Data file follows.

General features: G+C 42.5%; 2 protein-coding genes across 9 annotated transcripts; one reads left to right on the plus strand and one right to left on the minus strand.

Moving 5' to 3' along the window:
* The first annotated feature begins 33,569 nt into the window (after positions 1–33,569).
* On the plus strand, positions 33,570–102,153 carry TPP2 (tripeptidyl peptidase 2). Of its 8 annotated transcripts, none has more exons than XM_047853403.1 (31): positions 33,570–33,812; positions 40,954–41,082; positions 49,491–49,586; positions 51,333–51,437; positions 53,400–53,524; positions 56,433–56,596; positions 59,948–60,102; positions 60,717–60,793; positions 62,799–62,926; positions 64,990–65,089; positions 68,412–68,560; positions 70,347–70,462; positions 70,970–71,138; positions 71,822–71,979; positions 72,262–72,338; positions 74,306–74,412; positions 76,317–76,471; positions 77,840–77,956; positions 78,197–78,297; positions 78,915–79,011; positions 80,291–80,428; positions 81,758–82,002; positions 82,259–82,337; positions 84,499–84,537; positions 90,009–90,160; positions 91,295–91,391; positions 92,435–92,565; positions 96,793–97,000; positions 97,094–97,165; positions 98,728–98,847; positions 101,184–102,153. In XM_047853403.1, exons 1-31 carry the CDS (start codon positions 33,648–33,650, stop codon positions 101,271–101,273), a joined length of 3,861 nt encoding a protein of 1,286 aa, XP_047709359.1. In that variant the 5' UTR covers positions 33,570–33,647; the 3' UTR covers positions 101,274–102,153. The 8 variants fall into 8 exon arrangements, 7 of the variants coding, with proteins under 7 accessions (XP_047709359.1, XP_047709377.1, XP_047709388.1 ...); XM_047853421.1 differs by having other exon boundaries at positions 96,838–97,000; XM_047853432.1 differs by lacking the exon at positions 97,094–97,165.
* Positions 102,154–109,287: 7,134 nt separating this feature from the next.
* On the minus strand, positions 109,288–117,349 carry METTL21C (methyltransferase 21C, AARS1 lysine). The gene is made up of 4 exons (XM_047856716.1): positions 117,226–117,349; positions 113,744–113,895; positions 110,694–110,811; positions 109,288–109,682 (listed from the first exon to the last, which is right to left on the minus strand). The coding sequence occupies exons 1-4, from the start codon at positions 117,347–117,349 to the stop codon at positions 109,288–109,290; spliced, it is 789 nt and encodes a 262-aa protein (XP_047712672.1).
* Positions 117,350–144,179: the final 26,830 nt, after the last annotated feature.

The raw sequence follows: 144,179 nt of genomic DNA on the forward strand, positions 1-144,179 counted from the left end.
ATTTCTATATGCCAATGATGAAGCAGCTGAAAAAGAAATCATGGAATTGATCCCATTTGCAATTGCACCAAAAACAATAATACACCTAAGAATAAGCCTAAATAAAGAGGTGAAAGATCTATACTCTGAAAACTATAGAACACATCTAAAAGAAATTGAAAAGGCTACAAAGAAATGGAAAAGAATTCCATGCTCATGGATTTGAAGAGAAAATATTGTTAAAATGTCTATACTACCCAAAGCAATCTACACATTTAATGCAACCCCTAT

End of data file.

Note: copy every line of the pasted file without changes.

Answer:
General features: G+C 42.5%; 2 protein-coding genes across 9 annotated transcripts; one reads left to right on the plus strand and one right to left on the minus strand.

Moving 5' to 3' along the window:
* The first annotated feature begins 33,569 nt into the window (after positions 1–33,569).
* On the plus strand, positions 33,570–102,153 carry TPP2 (tripeptidyl peptidase 2). Of its 8 annotated transcripts, none has more exons than XM_047853403.1 (31): positions 33,570–33,812; positions 40,954–41,082; positions 49,491–49,586; positions 51,333–51,437; positions 53,400–53,524; positions 56,433–56,596; positions 59,948–60,102; positions 60,717–60,793; positions 62,799–62,926; positions 64,990–65,089; positions 68,412–68,560; positions 70,347–70,462; positions 70,970–71,138; positions 71,822–71,979; positions 72,262–72,338; positions 74,306–74,412; positions 76,317–76,471; positions 77,840–77,956; positions 78,197–78,297; positions 78,915–79,011; positions 80,291–80,428; positions 81,758–82,002; positions 82,259–82,337; positions 84,499–84,537; positions 90,009–90,160; positions 91,295–91,391; positions 92,435–92,565; positions 96,793–97,000; positions 97,094–97,165; positions 98,728–98,847; positions 101,184–102,153. In XM_047853403.1, exons 1-31 carry the CDS (start codon positions 33,648–33,650, stop codon positions 101,271–101,273), a joined length of 3,861 nt encoding a protein of 1,286 aa, XP_047709359.1. In that variant the 5' UTR covers positions 33,570–33,647; the 3' UTR covers positions 101,274–102,153. The 8 variants fall into 8 exon arrangements, 7 of the variants coding, with proteins under 7 accessions (XP_047709359.1, XP_047709377.1, XP_047709388.1 ...); XM_047853421.1 differs by having other exon boundaries at positions 96,838–97,000; XM_047853432.1 differs by lacking the exon at positions 97,094–97,165.
* Positions 102,154–109,287: 7,134 nt separating this feature from the next.
* On the minus strand, positions 109,288–117,349 carry METTL21C (methyltransferase 21C, AARS1 lysine). The gene is made up of 4 exons (XM_047856716.1): positions 117,226–117,349; positions 113,744–113,895; positions 110,694–110,811; positions 109,288–109,682 (listed from the first exon to the last, which is right to left on the minus strand). The coding sequence occupies exons 1-4, from the start codon at positions 117,347–117,349 to the stop codon at positions 109,288–109,290; spliced, it is 789 nt and encodes a 262-aa protein (XP_047712672.1).
* Positions 117,350–144,179: the final 26,830 nt, after the last annotated feature.

The raw sequence follows: 144,179 nt of genomic DNA on the forward strand, positions 1-144,179 counted from the left end.
ATTTCTATATGCCAATGATGAAGCAGCTGAAAAAGAAATCATGGAATTGATCCCATTTGCAATTGCACCAAAAACAATAATACACCTAAGAATAAGCCTAAATAAAGAGGTGAAAGATCTATACTCTGAAAACTATAGAACACATCTAAAAGAAATTGAAAAGGCTACAAAGAAATGGAAAAGAATTCCATGCTCATGGATTTGAAGAGAAAATATTGTTAAAATGTCTATACTACCCAAAGCAATCTACACATTTAATGCAACCCCTAT